Humanitarians in the sky

UAV group links drone pilots with humanitarian groups He bought the original DJI Phantom just to play around with. But he also happened to be working with the UN in Manila, Philippines in 2013, when Typhoon Yolanda struck. “I was there, and I kept coming across UAV project after UAV project,” he said. “There were […]

UAV group links drone pilots with humanitarian groups

Patrick Meier started off in the drone community with a story familiar to many. He was interested in photography as a hobby.
He bought the original DJI Phantom just to play around with. But he also happened to be working with the UN in Manila, Philippines in 2013, when Typhoon Yolanda struck. “I was there, and I kept coming across UAV project after UAV project,” he said. “There were a dozen projects.” Visit this page to learn more.

Aerial images with word "help"
From above it’s easier to see where help is needed.

The issue? None of the projects were communicating with each other or sharing imagery.“Eventually I starting trying to put them in touch with each other,” Meier said.

That’s when he launched the Humanitarian UAV Network, UAViators.org,

A global network of civilian/hobbyist UAV pilots who safely and responsibly fly UAVs to support peaceful, humanitarian efforts.

Meier, whose extensive resume in humanitarian efforts includes cofounder of Crisis Mappers Pre-
Doctoral Fellow at Stanford University and Co-Director of the Crisis Mapping Program at Harvard University, found that often drone pilots want to help in a disaster situation. But problems arise when they aren’t trained in appropriate humanitarian response techniques.

“We should not expect UAV groups to be experts in humanitarian response,” he said. “Meanwhile we (humanitarian groups) are the last adopters of every technology on the planet.” Merging the two groups could be the perfect Match.com-esque pair, Meier realized. Pilots who have joined the network can post their location, equipment and work they are capable of doing, while a group needing a volunteer drone pilot can easily find someone to do the job.

screen-shot-2014-06-24-at-2-34-36-pm
Drones can carry supplies as well as document the situation.

While in the Philippines, Meier was able to connect a number of projects that extend throughout the life cycle of disaster response, including:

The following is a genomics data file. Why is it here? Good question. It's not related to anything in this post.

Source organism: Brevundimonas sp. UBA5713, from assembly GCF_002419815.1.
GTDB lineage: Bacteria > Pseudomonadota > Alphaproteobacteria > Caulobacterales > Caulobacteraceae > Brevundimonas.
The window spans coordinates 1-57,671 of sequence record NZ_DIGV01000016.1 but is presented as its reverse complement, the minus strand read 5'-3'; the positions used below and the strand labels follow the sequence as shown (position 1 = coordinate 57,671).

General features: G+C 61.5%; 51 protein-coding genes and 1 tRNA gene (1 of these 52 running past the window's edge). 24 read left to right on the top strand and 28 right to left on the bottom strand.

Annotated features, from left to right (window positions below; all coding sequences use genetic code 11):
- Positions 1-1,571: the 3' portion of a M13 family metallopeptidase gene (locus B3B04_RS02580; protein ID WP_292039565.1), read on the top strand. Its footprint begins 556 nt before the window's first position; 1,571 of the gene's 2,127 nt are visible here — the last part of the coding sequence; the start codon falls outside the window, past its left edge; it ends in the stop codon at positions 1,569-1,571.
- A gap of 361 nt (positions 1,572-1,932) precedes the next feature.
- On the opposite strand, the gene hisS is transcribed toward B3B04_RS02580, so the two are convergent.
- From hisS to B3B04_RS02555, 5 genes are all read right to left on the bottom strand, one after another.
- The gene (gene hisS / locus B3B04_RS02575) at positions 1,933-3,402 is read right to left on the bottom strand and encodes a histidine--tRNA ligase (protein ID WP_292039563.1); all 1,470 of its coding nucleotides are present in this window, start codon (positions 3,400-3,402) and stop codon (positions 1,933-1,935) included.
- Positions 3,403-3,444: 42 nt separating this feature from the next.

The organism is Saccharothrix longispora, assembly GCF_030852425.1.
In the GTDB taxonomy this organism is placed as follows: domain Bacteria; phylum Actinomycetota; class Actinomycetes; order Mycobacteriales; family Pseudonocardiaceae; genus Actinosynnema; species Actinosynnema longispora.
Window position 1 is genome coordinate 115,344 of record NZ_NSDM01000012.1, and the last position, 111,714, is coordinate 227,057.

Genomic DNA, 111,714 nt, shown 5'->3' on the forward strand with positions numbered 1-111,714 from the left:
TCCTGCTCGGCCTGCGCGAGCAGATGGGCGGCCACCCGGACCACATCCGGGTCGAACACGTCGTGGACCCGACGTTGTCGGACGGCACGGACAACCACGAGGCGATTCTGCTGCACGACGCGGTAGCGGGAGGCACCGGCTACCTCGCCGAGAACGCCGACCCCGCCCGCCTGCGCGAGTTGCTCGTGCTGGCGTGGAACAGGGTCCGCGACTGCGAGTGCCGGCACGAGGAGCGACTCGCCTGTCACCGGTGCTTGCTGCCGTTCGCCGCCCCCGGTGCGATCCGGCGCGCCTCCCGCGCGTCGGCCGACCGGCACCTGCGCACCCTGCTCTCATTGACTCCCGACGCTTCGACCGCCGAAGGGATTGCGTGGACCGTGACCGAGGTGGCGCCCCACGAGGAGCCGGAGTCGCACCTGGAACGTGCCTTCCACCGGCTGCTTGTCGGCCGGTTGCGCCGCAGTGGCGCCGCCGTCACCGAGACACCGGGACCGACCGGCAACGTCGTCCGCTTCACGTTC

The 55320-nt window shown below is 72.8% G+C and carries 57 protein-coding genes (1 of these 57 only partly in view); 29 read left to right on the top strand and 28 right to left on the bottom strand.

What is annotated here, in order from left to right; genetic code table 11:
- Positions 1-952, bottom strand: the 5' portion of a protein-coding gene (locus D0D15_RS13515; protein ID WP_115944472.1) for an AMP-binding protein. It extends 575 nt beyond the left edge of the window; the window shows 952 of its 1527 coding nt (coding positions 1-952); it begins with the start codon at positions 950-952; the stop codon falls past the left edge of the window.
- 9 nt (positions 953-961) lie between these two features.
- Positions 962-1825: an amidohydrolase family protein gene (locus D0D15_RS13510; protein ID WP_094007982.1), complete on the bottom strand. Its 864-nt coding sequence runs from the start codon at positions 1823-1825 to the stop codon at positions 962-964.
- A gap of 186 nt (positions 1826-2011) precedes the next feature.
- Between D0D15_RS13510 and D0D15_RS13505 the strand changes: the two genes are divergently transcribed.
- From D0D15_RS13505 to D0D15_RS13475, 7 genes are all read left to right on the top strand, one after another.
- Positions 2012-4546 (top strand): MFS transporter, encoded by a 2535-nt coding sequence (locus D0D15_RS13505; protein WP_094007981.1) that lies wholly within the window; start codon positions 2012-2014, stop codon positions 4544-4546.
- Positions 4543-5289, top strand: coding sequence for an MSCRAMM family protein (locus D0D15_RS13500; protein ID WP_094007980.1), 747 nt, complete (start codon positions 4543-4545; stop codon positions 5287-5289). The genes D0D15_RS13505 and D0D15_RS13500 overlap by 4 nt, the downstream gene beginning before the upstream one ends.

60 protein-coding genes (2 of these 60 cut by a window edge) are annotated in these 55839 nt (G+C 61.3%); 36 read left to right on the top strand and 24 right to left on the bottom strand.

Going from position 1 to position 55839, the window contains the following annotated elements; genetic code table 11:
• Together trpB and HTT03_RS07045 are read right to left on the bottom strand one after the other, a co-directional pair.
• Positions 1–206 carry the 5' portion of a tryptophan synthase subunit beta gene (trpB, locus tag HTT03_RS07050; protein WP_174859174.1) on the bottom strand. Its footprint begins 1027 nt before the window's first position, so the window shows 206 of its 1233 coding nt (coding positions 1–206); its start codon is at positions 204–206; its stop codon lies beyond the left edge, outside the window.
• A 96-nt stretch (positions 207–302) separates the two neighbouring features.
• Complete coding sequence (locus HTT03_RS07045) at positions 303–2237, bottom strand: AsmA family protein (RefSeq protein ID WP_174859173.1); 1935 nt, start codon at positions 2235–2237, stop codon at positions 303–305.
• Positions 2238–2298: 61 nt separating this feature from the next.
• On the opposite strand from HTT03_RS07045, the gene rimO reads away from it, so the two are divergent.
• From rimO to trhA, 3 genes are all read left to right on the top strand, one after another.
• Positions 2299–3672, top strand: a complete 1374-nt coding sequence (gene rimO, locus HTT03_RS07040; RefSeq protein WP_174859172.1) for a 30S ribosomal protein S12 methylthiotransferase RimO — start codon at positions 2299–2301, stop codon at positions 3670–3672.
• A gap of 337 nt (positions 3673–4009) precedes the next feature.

• identifying areas where NGOs could set up camp
  • identify how badly houses had been damaged
  • gather information about road clearance operations to identify which should be prioritized for
  • clearance
  • search and rescue
The Humanitarian UAV Network is open to all UAV pilots, but works closely with Air-Vid to search specifically for the global network of Air-Vid’s professional pilots. “Having a link to a vetted, trusted network is critical,” he said.

“Say the UN needs a drone pilot. We can ping Air-Vid.”

The Humanitarian UAV Network also is working to establish a code of conduct. But you won’t find a PDF

of it anywhere on the Internet. “It’s deliberately an editable Google Doc, because it’s a community process,” Meier said. “I don’t think

there ever will be a final draft.”

Want to donate your drone expertise to a humanitarian cause?

Meier has some quick tips you should

know:

  • Read the UAViators Code of Conduct
  • Community engagement is key. Keep the community involved in your UAV use and share the
  • imagery that you have gathered
  • Respect personal privacy and remove identifiable information
  • Post aerial videos of disaster areas to the Disaster Map (insert link: http://uaviators.org/map)
  • Share metadata, which could be more useful than just a map stitch
  • Create flight plans for complex operations and share them with nearby UAV operators

Drones have a place in vastly improving the effectiveness of humanitarian response, Meier said.

“Aerial photography is a part of the solution,” he said. “It’s a game changer.”

– thank you to our contributing editor Sally French @TheDroneGirl

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